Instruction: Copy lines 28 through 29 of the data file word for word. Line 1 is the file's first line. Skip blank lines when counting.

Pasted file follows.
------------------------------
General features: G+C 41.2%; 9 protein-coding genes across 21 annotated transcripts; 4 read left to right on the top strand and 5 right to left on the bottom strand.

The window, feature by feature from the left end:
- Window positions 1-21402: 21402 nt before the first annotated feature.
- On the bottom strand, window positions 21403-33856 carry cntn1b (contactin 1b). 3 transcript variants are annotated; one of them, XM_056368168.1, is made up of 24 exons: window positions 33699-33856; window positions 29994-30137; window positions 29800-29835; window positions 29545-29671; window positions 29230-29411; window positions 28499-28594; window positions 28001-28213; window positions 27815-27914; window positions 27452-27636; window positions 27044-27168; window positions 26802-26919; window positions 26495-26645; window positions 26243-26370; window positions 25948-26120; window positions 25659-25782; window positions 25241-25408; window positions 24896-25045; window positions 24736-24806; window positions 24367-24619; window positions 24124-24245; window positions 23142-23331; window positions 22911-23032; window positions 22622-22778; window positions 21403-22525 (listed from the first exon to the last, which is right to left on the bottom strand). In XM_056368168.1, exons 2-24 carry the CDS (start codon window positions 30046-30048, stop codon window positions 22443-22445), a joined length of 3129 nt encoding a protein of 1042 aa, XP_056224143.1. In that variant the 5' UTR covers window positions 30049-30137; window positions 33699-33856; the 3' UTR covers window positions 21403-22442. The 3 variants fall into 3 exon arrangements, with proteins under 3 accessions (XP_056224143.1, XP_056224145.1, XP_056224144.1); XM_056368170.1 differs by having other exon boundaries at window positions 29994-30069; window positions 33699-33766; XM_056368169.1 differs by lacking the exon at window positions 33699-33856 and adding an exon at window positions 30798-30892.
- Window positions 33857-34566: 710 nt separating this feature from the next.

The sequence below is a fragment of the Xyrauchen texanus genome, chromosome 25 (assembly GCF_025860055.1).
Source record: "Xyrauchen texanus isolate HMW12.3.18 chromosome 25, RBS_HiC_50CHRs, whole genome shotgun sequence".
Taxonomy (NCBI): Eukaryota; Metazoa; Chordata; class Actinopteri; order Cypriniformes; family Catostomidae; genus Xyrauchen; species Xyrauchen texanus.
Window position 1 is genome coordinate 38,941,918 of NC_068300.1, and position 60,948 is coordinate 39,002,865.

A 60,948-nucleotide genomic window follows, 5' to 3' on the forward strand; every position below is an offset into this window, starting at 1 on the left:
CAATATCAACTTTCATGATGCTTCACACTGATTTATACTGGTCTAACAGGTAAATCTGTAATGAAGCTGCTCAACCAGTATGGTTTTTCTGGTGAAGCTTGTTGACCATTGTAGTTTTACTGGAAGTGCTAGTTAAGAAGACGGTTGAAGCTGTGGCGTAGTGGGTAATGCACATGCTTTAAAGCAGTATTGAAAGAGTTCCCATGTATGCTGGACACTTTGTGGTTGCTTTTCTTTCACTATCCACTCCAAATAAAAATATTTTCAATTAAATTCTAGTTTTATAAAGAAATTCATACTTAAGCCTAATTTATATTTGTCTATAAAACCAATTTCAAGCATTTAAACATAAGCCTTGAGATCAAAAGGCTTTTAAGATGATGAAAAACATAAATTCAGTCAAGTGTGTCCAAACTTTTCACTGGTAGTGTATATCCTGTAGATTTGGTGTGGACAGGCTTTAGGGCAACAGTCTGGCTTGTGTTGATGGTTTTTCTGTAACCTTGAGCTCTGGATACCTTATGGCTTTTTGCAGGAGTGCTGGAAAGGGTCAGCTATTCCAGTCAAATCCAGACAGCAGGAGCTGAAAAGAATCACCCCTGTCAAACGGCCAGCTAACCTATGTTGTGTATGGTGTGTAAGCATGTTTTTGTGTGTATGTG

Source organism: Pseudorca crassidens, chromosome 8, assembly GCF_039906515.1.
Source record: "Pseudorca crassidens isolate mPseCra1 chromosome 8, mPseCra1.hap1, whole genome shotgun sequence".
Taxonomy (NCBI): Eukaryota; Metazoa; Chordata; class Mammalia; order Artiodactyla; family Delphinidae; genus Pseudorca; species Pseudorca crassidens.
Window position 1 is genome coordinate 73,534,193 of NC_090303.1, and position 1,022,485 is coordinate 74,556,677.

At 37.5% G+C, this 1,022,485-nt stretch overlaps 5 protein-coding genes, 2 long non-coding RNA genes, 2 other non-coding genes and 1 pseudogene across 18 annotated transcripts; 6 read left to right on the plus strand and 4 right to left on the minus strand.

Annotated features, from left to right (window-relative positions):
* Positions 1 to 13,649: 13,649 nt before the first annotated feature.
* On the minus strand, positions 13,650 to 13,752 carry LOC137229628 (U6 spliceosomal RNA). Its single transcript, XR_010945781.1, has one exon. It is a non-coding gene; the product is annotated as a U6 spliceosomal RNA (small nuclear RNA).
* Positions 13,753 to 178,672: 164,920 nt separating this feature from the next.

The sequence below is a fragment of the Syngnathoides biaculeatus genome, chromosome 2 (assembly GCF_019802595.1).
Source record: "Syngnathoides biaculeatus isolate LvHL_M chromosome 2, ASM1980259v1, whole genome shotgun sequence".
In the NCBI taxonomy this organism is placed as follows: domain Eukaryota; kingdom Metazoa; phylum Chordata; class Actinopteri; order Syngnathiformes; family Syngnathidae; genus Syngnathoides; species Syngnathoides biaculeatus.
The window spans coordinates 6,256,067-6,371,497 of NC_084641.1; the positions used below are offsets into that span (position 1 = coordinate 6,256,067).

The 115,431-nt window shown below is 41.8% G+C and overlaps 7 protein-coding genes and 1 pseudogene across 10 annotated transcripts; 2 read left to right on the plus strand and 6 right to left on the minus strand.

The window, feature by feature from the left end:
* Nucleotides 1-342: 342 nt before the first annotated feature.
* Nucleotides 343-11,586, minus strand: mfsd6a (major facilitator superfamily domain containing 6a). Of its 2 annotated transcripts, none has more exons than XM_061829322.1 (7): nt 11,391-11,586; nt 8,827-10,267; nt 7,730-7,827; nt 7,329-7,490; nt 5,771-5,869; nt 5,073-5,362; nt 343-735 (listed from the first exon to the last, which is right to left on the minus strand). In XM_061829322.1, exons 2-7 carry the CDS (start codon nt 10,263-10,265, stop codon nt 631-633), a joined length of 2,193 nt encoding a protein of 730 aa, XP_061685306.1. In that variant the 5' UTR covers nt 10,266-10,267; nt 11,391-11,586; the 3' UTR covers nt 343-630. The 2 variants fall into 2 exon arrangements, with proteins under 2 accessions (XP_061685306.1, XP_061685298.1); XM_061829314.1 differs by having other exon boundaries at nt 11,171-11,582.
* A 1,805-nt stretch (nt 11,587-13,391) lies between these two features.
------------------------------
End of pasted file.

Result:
* Nucleotides 343-11,586, minus strand: mfsd6a (major facilitator superfamily domain containing 6a). Of its 2 annotated transcripts, none has more exons than XM_061829322.1 (7): nt 11,391-11,586; nt 8,827-10,267; nt 7,730-7,827; nt 7,329-7,490; nt 5,771-5,869; nt 5,073-5,362; nt 343-735 (listed from the first exon to the last, which is right to left on the minus strand). In XM_061829322.1, exons 2-7 carry the CDS (start codon nt 10,263-10,265, stop codon nt 631-633), a joined length of 2,193 nt encoding a protein of 730 aa, XP_061685306.1. In that variant the 5' UTR covers nt 10,266-10,267; nt 11,391-11,586; the 3' UTR covers nt 343-630. The 2 variants fall into 2 exon arrangements, with proteins under 2 accessions (XP_061685306.1, XP_061685298.1); XM_061829314.1 differs by having other exon boundaries at nt 11,171-11,582.
* A 1,805-nt stretch (nt 11,587-13,391) lies between these two features.